Back in the summer of 1939, my grandmother graduated from teacher training college, fully intending to travel the world before she settled into her teaching career. On 3 September of the same year, Britain declared war on Germany and she was sent to Blackpool to supervise evacuees. She never did fulfil her dreams of travelling, only venturing outside of Europe once – in her old age – to visit family in Canada.
I have in my possession her atlas, which she acquired as a young woman in 1937, probably as a gift. I can imagine her poring over it, wondering, plotting, as I do now, but with only a series of maps for inspiration. As I turn the frail pages, I wonder if she could ever have guessed how far from home her grandchildren would roam – all over Africa, Asia, South America, and her great grandchildren even knowing no other home than Australia. Archaic place names jump out at me (Rhodesia, Tanganyika, French Indochina) and I contemplate what the world she was attempting to conjure up in her mind was actually like.
But I can find out. I can find out not only what that place is like today – what it looks like from all its different angles, its history, its language, its political situation and what is has to offer me, the tourist – but what it was like then. I have Google Earth, Google image search, Wikipedia and any number of other Internet resources at my disposal. I don’t need to gaze at an atlas and use my imagination and rudimentary knowledge of geography to conjure up an idea of what a place is like.
Even without Google, just consider Stanfords, the travel bookshop in London. Now it stocks all the travel guides and literature under the sun, but back in the 1800s when it was founded, it was solely a purveyor of maps. In through those doors trudged colonialists and explorers in search of the vital instruments they would need to plan and undertake their trips.
That atlas is one of few things I own that’s of great value to me, although I have no use for it as a practical tool in the same way my grandmother did.
Still, I’ve always had a thing for maps. My favourite kind of book has always been the variety where upon opening the front cover you discover, buried in the peritext, a map.
A map! A map that needs scouring and memorising and referring back to at later mentions of ancestry, or momentous manoeuvres between streets or realms or territories.
Anyone who learned to read in the nineties might understand what I mean when I say that I think Roger Red Hat is entirely to blame. One, Two, Three and Away: The Village With Three Corners built an inherent link in my mind between stories and maps. Following on from that came Milly Molly Mandy, Winnie the Pooh, Swallows and Amazons and Billy Bunter. Later still, maps drew me into the fantastical worlds carefully constructed by Tolkien and Philip Pullman.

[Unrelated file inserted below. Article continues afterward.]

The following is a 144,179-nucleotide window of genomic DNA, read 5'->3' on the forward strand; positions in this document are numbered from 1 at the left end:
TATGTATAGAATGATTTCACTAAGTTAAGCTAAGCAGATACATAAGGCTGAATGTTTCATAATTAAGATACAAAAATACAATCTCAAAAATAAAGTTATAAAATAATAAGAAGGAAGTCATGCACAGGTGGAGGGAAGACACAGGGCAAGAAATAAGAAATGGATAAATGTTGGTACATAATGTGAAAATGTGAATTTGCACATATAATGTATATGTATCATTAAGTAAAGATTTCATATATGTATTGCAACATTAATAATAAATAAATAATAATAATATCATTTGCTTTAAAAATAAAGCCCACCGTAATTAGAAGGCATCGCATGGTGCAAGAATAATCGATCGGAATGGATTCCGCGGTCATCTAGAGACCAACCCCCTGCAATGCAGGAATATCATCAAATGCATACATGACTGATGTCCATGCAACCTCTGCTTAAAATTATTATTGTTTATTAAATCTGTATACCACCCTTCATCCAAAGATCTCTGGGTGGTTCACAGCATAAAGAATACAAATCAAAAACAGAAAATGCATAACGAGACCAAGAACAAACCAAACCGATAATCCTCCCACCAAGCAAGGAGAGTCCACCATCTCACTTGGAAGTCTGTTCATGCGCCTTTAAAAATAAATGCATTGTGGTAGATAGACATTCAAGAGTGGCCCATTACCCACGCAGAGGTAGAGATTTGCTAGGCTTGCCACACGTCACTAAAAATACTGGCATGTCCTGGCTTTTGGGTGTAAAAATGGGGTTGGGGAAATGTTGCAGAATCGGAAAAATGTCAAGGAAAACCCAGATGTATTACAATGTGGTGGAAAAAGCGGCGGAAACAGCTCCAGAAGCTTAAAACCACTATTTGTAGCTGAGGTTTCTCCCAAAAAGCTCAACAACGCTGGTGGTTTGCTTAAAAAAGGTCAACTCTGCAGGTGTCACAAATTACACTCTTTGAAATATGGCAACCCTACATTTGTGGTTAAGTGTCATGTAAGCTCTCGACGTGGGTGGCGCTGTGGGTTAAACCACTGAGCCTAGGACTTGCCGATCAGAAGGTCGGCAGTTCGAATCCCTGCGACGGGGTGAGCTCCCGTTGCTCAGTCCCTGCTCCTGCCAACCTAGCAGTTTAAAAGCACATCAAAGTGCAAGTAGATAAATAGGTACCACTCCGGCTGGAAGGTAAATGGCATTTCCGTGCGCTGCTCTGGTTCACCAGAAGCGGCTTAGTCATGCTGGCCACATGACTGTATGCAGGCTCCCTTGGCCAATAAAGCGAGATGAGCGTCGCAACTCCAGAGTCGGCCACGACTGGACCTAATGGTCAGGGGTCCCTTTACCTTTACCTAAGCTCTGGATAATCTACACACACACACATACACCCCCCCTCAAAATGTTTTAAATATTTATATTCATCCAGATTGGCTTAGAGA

I get teased in London for carrying an A- Z, but I’m still of the opinion that our overreliance on technology to locate and direct us at any given moment is a risky strategy. All you need is to reach the limit of your data allowance, or for Apple to bring out a really naff maps app that everyone hates, and you’ll suddenly find yourself very aware of how the picture of London you hold in your head is a jigsaw you never bothered to complete.
I hate not knowing the name of the street I’m on, which way is North, where I am in the context of the city, the country, the whole great massive globular terrestrial dollop that is Earth. I cope fine if being lost is part of the fun (no appointments, no DANGER), but from the age I was old enough to shout instructions from the back seat about how best to navigate the Périphérique, I’ve always relished the opportunity to play the human sat-nav.
The world holds fewer mysteries in the age of satellites and Google – undiscovered desert islands are mostly things of history and fiction – but there is something incredibly satisfying about being able to look at places you have been and those you haven’t, and put them in context.
Things I like to hold in my mind include: the latitudinal position of Svalbard; the proximity of Australia to Flores; the comparative sizes of the Lake District and the Canadian wilderness; the exact positioning and proportional share of the shoreline of all three countries surrounding Lake Victoria, the route of the Trans-Siberian railway; where Eyeore’s Gloomy Place is in relation to the Hundred Acre Wood. I could (but won’t) go on.
Just as my grandmother clearly treasured the escapism her atlas offered her, I always take solace in maps. When I read they feed my imagination, and when I travel they help me put myself in context, wherever I may be. I love a nature documentary and a Paul Theroux tome as much as the next travel fiend, but when all is said and done, there’s really nothing quite like a ruddy good map to spark a new plan of action in someone with exploration and adventure on their mind.